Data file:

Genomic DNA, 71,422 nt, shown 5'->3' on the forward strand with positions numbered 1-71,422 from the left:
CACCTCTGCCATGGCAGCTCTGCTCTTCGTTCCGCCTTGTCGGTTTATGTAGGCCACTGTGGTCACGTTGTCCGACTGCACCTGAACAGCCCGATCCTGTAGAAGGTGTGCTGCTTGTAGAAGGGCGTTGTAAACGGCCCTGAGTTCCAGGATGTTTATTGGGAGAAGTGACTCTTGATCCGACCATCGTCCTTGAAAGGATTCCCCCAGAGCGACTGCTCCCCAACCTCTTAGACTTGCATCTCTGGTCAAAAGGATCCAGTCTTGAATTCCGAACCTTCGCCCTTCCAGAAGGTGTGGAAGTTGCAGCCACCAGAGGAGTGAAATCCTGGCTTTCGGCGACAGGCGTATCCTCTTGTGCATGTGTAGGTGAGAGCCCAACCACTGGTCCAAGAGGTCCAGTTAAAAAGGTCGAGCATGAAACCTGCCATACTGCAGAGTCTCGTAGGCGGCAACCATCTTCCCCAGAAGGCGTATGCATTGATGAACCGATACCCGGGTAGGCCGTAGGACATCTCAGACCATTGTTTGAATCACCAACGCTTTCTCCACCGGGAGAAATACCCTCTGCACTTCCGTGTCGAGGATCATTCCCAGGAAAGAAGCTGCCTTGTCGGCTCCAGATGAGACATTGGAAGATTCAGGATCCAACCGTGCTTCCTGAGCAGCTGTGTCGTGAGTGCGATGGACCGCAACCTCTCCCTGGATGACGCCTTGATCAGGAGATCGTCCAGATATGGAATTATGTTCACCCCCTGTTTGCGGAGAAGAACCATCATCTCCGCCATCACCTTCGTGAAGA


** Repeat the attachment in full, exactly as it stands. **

Genomic DNA, 71,422 nt, shown 5'->3' on the forward strand with positions numbered 1-71,422 from the left:
CACCTCTGCCATGGCAGCTCTGCTCTTCGTTCCGCCTTGTCGGTTTATGTAGGCCACTGTGGTCACGTTGTCCGACTGCACCTGAACAGCCCGATCCTGTAGAAGGTGTGCTGCTTGTAGAAGGGCGTTGTAAACGGCCCTGAGTTCCAGGATGTTTATTGGGAGAAGTGACTCTTGATCCGACCATCGTCCTTGAAAGGATTCCCCCAGAGCGACTGCTCCCCAACCTCTTAGACTTGCATCTCTGGTCAAAAGGATCCAGTCTTGAATTCCGAACCTTCGCCCTTCCAGAAGGTGTGGAAGTTGCAGCCACCAGAGGAGTGAAATCCTGGCTTTCGGCGACAGGCGTATCCTCTTGTGCATGTGTAGGTGAGAGCCCAACCACTGGTCCAAGAGGTCCAGTTAAAAAGGTCGAGCATGAAACCTGCCATACTGCAGAGTCTCGTAGGCGGCAACCATCTTCCCCAGAAGGCGTATGCATTGATGAACCGATACCCGGGTAGGCCGTAGGACATCTCAGACCATTGTTTGAATCACCAACGCTTTCTCCACCGGGAGAAATACCCTCTGCACTTCCGTGTCGAGGATCATTCCCAGGAAAGAAGCTGCCTTGTCGGCTCCAGATGAGACATTGGAAGATTCAGGATCCAACCGTGCTTCCTGAGCAGCTGTGTCGTGAGTGCGATGGACCGCAACCTCTCCCTGGATGACGCCTTGATCAGGAGATCGTCCAGATATGGAATTATGTTCACCCCCTGTTTGCGGAGAAGAACCATCATCTCCGCCATCACCTTCGTGAAGA